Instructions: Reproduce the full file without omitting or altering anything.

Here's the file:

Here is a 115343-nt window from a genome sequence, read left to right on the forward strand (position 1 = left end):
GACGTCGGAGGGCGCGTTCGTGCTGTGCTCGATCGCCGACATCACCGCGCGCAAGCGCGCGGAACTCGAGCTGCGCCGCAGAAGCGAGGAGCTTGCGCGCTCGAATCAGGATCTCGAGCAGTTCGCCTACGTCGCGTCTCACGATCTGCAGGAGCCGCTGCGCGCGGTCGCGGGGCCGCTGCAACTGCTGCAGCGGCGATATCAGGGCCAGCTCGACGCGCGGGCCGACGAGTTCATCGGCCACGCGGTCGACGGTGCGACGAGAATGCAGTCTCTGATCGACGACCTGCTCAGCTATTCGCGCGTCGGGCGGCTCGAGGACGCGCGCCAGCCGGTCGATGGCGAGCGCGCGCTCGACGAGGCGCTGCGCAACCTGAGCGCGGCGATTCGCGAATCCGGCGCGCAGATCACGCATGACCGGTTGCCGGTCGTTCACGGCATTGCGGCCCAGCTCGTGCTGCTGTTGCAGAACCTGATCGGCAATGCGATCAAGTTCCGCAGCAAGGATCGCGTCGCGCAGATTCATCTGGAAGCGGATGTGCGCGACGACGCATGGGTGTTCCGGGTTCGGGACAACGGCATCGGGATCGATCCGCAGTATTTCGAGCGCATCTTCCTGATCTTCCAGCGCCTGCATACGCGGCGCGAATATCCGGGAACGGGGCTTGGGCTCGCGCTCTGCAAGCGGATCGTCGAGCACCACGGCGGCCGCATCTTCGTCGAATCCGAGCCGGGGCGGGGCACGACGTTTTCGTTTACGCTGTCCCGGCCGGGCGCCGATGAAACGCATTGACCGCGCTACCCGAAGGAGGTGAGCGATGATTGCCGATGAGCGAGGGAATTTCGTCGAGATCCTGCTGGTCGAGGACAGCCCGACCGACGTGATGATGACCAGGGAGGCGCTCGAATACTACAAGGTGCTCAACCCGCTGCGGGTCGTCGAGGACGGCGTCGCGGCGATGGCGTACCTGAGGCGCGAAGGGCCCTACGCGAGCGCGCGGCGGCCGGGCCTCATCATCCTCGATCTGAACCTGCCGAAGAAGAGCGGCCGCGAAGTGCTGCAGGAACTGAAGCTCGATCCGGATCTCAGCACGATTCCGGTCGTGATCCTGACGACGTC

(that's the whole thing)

Here is a 115343-nt window from a genome sequence, read left to right on the forward strand (position 1 = left end):
GACGTCGGAGGGCGCGTTCGTGCTGTGCTCGATCGCCGACATCACCGCGCGCAAGCGCGCGGAACTCGAGCTGCGCCGCAGAAGCGAGGAGCTTGCGCGCTCGAATCAGGATCTCGAGCAGTTCGCCTACGTCGCGTCTCACGATCTGCAGGAGCCGCTGCGCGCGGTCGCGGGGCCGCTGCAACTGCTGCAGCGGCGATATCAGGGCCAGCTCGACGCGCGGGCCGACGAGTTCATCGGCCACGCGGTCGACGGTGCGACGAGAATGCAGTCTCTGATCGACGACCTGCTCAGCTATTCGCGCGTCGGGCGGCTCGAGGACGCGCGCCAGCCGGTCGATGGCGAGCGCGCGCTCGACGAGGCGCTGCGCAACCTGAGCGCGGCGATTCGCGAATCCGGCGCGCAGATCACGCATGACCGGTTGCCGGTCGTTCACGGCATTGCGGCCCAGCTCGTGCTGCTGTTGCAGAACCTGATCGGCAATGCGATCAAGTTCCGCAGCAAGGATCGCGTCGCGCAGATTCATCTGGAAGCGGATGTGCGCGACGACGCATGGGTGTTCCGGGTTCGGGACAACGGCATCGGGATCGATCCGCAGTATTTCGAGCGCATCTTCCTGATCTTCCAGCGCCTGCATACGCGGCGCGAATATCCGGGAACGGGGCTTGGGCTCGCGCTCTGCAAGCGGATCGTCGAGCACCACGGCGGCCGCATCTTCGTCGAATCCGAGCCGGGGCGGGGCACGACGTTTTCGTTTACGCTGTCCCGGCCGGGCGCCGATGAAACGCATTGACCGCGCTACCCGAAGGAGGTGAGCGATGATTGCCGATGAGCGAGGGAATTTCGTCGAGATCCTGCTGGTCGAGGACAGCCCGACCGACGTGATGATGACCAGGGAGGCGCTCGAATACTACAAGGTGCTCAACCCGCTGCGGGTCGTCGAGGACGGCGTCGCGGCGATGGCGTACCTGAGGCGCGAAGGGCCCTACGCGAGCGCGCGGCGGCCGGGCCTCATCATCCTCGATCTGAACCTGCCGAAGAAGAGCGGCCGCGAAGTGCTGCAGGAACTGAAGCTCGATCCGGATCTCAGCACGATTCCGGTCGTGATCCTGACGACGTC